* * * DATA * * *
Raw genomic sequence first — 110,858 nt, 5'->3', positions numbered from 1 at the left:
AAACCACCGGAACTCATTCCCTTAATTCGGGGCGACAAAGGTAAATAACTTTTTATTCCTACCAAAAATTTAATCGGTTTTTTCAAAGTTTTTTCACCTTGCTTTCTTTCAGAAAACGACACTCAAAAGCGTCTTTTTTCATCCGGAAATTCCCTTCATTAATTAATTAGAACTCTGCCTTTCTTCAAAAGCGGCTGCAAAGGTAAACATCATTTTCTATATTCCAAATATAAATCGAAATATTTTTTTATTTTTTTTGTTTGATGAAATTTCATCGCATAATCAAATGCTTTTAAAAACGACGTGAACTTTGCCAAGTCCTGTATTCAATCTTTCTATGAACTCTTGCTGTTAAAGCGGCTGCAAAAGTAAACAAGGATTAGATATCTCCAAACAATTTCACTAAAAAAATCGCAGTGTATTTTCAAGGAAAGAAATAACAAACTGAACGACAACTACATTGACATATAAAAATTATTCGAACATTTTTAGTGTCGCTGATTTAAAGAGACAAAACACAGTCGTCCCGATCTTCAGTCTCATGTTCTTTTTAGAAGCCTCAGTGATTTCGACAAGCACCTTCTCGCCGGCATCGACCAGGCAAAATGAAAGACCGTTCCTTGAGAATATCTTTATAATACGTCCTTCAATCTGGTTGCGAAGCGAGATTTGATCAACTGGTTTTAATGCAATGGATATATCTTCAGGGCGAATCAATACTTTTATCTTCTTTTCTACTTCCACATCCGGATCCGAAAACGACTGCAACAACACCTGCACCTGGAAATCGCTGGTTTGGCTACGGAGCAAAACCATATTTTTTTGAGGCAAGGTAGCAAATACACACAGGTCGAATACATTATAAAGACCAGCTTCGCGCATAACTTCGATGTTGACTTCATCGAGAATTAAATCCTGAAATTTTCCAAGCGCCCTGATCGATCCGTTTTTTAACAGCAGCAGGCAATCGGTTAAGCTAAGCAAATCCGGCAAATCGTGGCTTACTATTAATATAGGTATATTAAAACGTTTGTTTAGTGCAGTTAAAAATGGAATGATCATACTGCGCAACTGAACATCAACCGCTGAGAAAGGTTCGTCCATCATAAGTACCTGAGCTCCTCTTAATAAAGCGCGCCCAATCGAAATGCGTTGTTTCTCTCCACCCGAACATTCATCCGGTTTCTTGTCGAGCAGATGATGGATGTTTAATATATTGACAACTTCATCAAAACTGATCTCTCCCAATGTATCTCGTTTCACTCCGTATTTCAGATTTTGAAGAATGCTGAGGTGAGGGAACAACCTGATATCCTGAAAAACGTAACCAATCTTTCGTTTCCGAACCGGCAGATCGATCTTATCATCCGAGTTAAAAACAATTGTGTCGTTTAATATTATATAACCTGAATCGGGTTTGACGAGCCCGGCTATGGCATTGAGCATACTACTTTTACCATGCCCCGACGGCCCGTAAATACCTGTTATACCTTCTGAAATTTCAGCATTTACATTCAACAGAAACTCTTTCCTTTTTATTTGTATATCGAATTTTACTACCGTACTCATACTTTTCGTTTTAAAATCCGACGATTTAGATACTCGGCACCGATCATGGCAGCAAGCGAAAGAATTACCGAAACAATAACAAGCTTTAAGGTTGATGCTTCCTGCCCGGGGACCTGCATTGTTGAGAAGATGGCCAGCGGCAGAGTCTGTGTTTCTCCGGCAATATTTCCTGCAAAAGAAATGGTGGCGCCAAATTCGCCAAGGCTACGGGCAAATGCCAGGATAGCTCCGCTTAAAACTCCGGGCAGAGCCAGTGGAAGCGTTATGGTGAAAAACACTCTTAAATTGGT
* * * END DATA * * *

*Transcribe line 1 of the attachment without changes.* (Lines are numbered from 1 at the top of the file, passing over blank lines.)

Raw genomic sequence first — 110,858 nt, 5'->3', positions numbered from 1 at the left: